I know that a counselor must not be seen as an authority figure, but rather as a resource that can be tapped like a well; old fashioned water pumps need to have water put into them before they can dispense water, and counseling must be approached in this manner. A student (or parent or teacher or coworker) must feel comfortable with their counselor as a peer as well as a guide in order to develop trust and get the most out of the relationship.
These values have been deeply instilled in me through both positive and negative experiences in my life. As a child in the often overly repressive British school system, I was not offered many constructivist learning opportunities by anyone in the school or community. I wanted to believe that my appointed mentors did in fact have my best interests in mind, but it seemed that all of my concerns fell silently upon closed ears. I never felt heard, or even seen, by my authorities, and I could not imagine how they could offer valid advice if they did not even know who I was or what my situation was. I felt that things should be different, and fortunately around the time I made the decision that I wanted to be involved in education as a career, I was introduced to someone who also felt this way. A young and innovative university student working towards her Ph.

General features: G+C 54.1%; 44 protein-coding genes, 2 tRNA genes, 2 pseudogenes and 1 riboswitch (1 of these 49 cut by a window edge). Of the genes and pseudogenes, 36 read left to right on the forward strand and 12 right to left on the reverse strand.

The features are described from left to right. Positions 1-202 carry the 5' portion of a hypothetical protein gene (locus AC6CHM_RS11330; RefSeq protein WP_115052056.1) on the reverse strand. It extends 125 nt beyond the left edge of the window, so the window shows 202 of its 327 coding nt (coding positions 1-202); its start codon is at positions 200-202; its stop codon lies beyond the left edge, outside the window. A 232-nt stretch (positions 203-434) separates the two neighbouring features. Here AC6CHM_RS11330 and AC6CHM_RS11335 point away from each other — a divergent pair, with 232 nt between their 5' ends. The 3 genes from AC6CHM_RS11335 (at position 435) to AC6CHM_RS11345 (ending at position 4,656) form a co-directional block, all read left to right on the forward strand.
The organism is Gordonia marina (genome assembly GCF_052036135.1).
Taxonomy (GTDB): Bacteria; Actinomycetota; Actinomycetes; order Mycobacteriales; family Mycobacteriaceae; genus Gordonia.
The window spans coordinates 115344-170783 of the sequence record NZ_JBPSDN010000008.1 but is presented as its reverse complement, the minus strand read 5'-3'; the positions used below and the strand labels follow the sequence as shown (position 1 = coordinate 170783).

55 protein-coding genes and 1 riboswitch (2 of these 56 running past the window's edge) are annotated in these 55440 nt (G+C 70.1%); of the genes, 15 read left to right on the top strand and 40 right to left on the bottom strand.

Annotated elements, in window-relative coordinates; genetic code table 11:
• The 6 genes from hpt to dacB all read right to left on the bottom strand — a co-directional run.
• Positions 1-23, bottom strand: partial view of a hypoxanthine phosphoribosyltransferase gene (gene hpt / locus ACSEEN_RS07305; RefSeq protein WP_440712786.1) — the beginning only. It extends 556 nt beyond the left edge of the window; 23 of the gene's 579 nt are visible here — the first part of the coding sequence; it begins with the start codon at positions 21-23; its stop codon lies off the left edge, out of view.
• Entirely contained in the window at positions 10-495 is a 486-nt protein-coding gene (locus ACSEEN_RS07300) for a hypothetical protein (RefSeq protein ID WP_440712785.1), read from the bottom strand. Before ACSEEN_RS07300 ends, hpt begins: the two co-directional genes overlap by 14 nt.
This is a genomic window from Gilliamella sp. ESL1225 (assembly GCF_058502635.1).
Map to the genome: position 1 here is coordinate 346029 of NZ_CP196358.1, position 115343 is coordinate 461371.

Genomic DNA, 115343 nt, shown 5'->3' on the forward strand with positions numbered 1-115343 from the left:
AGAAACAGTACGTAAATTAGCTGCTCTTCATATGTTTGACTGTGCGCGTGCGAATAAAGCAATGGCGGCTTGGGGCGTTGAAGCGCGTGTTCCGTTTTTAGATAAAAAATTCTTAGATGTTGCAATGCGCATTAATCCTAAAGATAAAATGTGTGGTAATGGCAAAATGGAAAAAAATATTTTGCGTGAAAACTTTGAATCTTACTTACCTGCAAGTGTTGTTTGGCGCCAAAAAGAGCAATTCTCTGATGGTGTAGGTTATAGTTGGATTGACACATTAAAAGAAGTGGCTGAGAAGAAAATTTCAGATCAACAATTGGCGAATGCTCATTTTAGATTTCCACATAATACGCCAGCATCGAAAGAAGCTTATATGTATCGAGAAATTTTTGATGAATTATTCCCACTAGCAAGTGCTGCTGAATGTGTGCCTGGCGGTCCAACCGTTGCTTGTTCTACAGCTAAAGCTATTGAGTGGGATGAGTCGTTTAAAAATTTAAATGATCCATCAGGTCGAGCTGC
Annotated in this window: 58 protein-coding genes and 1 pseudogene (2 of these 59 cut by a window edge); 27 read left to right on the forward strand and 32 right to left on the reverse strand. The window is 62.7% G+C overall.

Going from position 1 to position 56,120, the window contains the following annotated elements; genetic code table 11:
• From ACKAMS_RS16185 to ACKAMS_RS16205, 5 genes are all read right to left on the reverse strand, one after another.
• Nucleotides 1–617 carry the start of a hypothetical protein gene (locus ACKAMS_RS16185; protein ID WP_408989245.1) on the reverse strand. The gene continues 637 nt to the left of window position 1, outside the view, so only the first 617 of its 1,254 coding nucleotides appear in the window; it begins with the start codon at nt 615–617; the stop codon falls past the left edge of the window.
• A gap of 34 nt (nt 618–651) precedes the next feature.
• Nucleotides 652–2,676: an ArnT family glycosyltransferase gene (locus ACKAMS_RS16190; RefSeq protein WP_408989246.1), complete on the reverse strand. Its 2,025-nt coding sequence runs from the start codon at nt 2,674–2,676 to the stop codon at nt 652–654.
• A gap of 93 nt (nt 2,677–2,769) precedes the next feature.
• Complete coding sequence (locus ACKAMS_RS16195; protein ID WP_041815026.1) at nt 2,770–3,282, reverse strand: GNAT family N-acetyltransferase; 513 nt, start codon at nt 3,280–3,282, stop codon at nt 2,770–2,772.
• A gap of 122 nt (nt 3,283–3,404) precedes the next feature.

D. was doing research for her dissertation on Theories of Education. She taught me many things about the give and take relationship in a constructivist learning environment, and while I do not necessarily apply a strictly constructivist approach to my relationship with students, I believe that the lessons I learned from her will always be the basis of my approach to counseling. Today I am focusing on incorporating Rogerian techniques to my craft, seeking to help people overcome narrowly defined ideas about what is success. The counselor is not a healer or teacher, but rather a facilitator of healing and of learning that must listen and understand those in need..